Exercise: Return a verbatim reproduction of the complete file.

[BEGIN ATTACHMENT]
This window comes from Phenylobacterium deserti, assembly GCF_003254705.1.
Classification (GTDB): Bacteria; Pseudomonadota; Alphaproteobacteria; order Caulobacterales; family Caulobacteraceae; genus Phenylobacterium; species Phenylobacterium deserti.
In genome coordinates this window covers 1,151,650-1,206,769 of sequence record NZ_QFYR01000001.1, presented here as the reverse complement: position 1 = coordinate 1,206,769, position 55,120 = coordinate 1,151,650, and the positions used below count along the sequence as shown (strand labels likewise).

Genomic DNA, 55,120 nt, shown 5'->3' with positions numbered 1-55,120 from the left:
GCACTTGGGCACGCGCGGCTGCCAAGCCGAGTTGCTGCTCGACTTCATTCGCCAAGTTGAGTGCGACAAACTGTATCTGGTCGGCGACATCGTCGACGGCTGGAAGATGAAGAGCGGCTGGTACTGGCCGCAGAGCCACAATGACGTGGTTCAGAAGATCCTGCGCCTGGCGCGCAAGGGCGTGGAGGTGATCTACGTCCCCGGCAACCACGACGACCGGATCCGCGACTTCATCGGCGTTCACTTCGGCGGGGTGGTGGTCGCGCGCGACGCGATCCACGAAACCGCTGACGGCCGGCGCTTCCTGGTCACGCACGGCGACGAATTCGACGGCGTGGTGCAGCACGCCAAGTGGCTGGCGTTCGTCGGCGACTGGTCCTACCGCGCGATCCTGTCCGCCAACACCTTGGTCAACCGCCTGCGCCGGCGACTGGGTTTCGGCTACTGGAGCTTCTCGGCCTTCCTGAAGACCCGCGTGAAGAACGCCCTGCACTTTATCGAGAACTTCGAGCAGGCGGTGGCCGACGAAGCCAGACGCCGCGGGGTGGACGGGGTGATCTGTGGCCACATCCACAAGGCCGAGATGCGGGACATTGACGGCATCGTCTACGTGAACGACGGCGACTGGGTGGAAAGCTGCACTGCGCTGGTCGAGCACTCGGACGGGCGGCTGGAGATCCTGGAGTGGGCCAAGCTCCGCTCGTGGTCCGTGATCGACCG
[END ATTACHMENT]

This window comes from Phenylobacterium deserti, assembly GCF_003254705.1.
Classification (GTDB): Bacteria; Pseudomonadota; Alphaproteobacteria; order Caulobacterales; family Caulobacteraceae; genus Phenylobacterium; species Phenylobacterium deserti.
In genome coordinates this window covers 1,151,650-1,206,769 of sequence record NZ_QFYR01000001.1, presented here as the reverse complement: position 1 = coordinate 1,206,769, position 55,120 = coordinate 1,151,650, and the positions used below count along the sequence as shown (strand labels likewise).

Genomic DNA, 55,120 nt, shown 5'->3' with positions numbered 1-55,120 from the left:
GCACTTGGGCACGCGCGGCTGCCAAGCCGAGTTGCTGCTCGACTTCATTCGCCAAGTTGAGTGCGACAAACTGTATCTGGTCGGCGACATCGTCGACGGCTGGAAGATGAAGAGCGGCTGGTACTGGCCGCAGAGCCACAATGACGTGGTTCAGAAGATCCTGCGCCTGGCGCGCAAGGGCGTGGAGGTGATCTACGTCCCCGGCAACCACGACGACCGGATCCGCGACTTCATCGGCGTTCACTTCGGCGGGGTGGTGGTCGCGCGCGACGCGATCCACGAAACCGCTGACGGCCGGCGCTTCCTGGTCACGCACGGCGACGAATTCGACGGCGTGGTGCAGCACGCCAAGTGGCTGGCGTTCGTCGGCGACTGGTCCTACCGCGCGATCCTGTCCGCCAACACCTTGGTCAACCGCCTGCGCCGGCGACTGGGTTTCGGCTACTGGAGCTTCTCGGCCTTCCTGAAGACCCGCGTGAAGAACGCCCTGCACTTTATCGAGAACTTCGAGCAGGCGGTGGCCGACGAAGCCAGACGCCGCGGGGTGGACGGGGTGATCTGTGGCCACATCCACAAGGCCGAGATGCGGGACATTGACGGCATCGTCTACGTGAACGACGGCGACTGGGTGGAAAGCTGCACTGCGCTGGTCGAGCACTCGGACGGGCGGCTGGAGATCCTGGAGTGGGCCAAGCTCCGCTCGTGGTCCGTGATCGACCG